Former Republican Rep. Sean Duffy was repeatedly corrected while discussing Trump's Ukrainian scandal.
Former Rep. Sean Duffy (R-WI), now a CNN pundit, was fact-checked repeatedly during a Wednesday morning interview after giving false information about the House impeachment inquiry.
During a discussion about the Trump administration withholding military aid from Ukraine, Duffy argues there could be no quid pro quo.
"The Ukrainians have said they didn't know that the money was taken away, that resources were taken away," Duffy claimed. "They said they didn't know. Therefore you can't have a quid pro quo."
CNN host Chris Cuomo corrected Duffy.
"Congressman Duffy, let me make perfectly clear: The Ukrainians did know, according to Ambassador Taylor, that the [White House] meeting was conditioned on the statements. And as part of the testimony yesterday that Bill Taylor gave, he talks about these investigations," Cuomo said. "Ambassador Sondland, Taylor says, said everything was dependent on such an announcement, including security assistance. He said that President Trump wanted President Zelensky 'in a public box' by making a public statement about ordering such investigations."
Earlier in the interview, another former Republican congressman, Charlie Dent, lambasted Republicans like Duffy for constantly defending Trump's actions.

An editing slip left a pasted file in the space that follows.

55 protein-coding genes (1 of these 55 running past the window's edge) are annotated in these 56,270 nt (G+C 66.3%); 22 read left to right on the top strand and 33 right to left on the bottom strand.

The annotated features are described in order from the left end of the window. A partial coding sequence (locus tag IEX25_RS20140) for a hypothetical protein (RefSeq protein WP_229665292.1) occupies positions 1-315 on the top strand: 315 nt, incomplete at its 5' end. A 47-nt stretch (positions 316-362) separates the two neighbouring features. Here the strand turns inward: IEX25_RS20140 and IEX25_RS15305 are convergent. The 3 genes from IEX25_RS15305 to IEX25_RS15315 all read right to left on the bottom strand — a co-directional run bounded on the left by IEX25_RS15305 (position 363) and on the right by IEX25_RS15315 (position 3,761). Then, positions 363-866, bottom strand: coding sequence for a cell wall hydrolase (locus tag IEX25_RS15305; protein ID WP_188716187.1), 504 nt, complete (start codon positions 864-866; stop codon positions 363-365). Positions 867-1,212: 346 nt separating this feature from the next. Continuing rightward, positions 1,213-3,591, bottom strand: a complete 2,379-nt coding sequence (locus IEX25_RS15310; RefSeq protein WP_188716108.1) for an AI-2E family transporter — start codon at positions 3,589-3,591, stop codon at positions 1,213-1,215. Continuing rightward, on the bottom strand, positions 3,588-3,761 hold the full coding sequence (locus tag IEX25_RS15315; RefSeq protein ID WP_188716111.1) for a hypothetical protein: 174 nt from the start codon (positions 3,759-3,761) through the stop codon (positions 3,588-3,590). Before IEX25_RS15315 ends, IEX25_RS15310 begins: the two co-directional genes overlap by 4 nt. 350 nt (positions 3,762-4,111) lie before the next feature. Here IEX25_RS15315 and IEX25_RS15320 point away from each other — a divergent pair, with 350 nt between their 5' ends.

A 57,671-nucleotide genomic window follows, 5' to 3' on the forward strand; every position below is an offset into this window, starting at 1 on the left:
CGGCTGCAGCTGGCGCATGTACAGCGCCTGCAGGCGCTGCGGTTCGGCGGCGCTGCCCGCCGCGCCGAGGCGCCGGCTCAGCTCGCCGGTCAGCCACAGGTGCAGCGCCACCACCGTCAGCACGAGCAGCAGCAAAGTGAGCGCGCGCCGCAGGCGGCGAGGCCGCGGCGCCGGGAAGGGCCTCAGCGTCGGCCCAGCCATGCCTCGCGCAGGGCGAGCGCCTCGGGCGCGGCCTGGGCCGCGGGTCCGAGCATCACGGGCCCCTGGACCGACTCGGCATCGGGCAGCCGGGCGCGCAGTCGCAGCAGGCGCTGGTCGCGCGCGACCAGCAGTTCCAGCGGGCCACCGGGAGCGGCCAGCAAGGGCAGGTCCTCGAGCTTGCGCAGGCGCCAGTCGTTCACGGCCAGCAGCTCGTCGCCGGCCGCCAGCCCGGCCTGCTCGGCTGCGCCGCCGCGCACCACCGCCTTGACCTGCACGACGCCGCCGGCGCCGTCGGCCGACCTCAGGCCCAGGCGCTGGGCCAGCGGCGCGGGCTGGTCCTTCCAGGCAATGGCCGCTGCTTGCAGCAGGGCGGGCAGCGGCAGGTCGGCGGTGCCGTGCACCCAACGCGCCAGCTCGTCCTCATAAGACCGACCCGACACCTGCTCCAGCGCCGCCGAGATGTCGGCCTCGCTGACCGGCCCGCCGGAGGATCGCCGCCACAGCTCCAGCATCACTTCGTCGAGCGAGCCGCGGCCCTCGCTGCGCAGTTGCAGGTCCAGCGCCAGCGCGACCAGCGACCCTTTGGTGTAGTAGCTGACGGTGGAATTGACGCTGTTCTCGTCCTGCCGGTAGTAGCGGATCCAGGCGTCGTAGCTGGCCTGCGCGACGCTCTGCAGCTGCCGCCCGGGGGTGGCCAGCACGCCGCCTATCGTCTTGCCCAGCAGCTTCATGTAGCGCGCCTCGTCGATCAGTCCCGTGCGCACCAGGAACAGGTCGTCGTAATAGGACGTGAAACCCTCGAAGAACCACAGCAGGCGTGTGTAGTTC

"People ask me why do I push back against this administration and the president," Dent stated. "Because my nose is not a heat-seeking missile for the president's backside." He went on to say that people have to stand up and tell the American people that Trump's actions are wrong.
"You cannot use your official resources to put — official resources of the government to investigate your political opponent," Dent added. He also said that if a member of Congress "had done anything like this, they would have been investigated. They would have been referred to the Department of Justice. End of story."
Over the summer, the Trump administration withheld almost $400 million in military aid from Ukraine. Several Trump administration officials have told Congress that the money was withheld in part to pressure Ukraine to investigate Trump's political opponents, including the DNC and former Vice President Joe Biden. In a July 25 phone call, Trump asked President Zelensky to investigate both the DNC and Biden. Some administration officials have said Zelensky was asked to make a public statement pledging to open an investigation into these topics.
Earlier in the interview, Duffy complained about the House impeachment inquiry process, calling it "an impeachment trial."
"No, we're not. As a matter of fact, that is not at all true," Cuomo said, forced to correct Duffy. "An impeachment trial, as you know from your knowledge of the Constitution, happens in the Senate." Further, Cuomo reminds Duffy that "Republicans had equal time in the questioning yesterday."
Duffy resigned from Congress in September, he said, in order to spend more time with his family. Shortly after his resignation, he signed on to be a CNN commentator, and he's now spending his mornings defending Trump and spreading misinformation.
Published with permission of The American Independent Foundation.